SACRAMENTO – Stockton, Calif.’s unhappy bond market creditors will have their day in court next month to challenge the city’s eligibility for Chapter 9 bankruptcy protection.

U.S. Bankruptcy Court Judge Christopher Klein set a March 25 date for a four-day trial.

“I think we need to have a trial, and I think we need to have a trial soon,” Klein told the lawyers for city, represented by Orrick, Herrington & Sutcliffe LLP and the group of seven bond market credit attorneys during a hearing in Sacramento Tuesday. “And a trial that will not be very long.”

Klein said he expected the main issue that will be debated during the trial will be the city’s insolvency, and he said he expected any decision would be appealed.

The consortium of bond market creditors is made up of bond insurers Assured Guaranty Corp. and National Public Finance Guarantee, investor Franklin Advisors, and trustee Wells Fargo NA. The main thrust of their various objections is that Stockton has failed to show it is insolvent and never negotiated in “good faith” as required by federal bankruptcy law.

During 90 days of mediation with creditors before it filed the bankruptcy petition, Stockton proposed slashing debt payments by more than $350 million, including permanently ceasing payments from the general fund toward $124 million in outstanding Assured Guaranty insured pension obligation bonds.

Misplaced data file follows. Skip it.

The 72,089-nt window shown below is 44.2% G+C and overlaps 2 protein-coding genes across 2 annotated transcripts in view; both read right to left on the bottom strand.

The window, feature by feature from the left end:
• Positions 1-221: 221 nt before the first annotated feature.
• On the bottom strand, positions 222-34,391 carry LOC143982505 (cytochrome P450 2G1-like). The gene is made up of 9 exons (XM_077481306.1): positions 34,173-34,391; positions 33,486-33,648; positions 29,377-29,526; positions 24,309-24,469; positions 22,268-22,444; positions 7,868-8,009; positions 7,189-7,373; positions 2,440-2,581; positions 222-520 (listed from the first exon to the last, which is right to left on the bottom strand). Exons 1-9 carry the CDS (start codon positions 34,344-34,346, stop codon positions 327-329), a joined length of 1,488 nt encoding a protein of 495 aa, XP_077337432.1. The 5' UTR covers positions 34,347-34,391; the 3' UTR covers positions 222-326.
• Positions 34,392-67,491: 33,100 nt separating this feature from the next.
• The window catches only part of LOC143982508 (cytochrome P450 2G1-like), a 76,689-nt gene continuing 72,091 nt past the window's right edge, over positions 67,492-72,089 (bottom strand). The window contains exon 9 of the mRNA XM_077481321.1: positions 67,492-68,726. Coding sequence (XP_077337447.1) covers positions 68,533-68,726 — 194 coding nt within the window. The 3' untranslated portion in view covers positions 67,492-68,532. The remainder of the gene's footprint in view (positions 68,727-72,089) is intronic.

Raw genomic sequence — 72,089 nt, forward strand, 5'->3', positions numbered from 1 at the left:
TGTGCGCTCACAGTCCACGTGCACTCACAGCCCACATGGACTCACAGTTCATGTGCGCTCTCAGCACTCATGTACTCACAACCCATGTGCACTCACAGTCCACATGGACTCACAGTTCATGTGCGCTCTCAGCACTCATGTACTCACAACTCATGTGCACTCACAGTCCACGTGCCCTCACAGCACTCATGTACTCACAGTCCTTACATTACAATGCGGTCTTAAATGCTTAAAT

Bond creditors have also pointed out that Stockton has refused to try to reduce its employee pension payments to the California Public Employees’ Retirement System, its largest creditor as outlined in court documents.

San Bernardino, the other California city petitioning for bankruptcy protection, has cut its pension payments to CalPERS, which wants to sue the city.

Before Tuesday’s hearing, Stockton announced a settlement agreement with one of its capital markets creditors, Ambac Assurance, which has a smaller exposure to Stockton’s debt than Assured or NPFG.

Subscribe Now

Independent and authoritative analysis and perspective for the bond buying industry.

14-Day Free Trial

No credit card required. Complete access to articles, breaking news and industry data.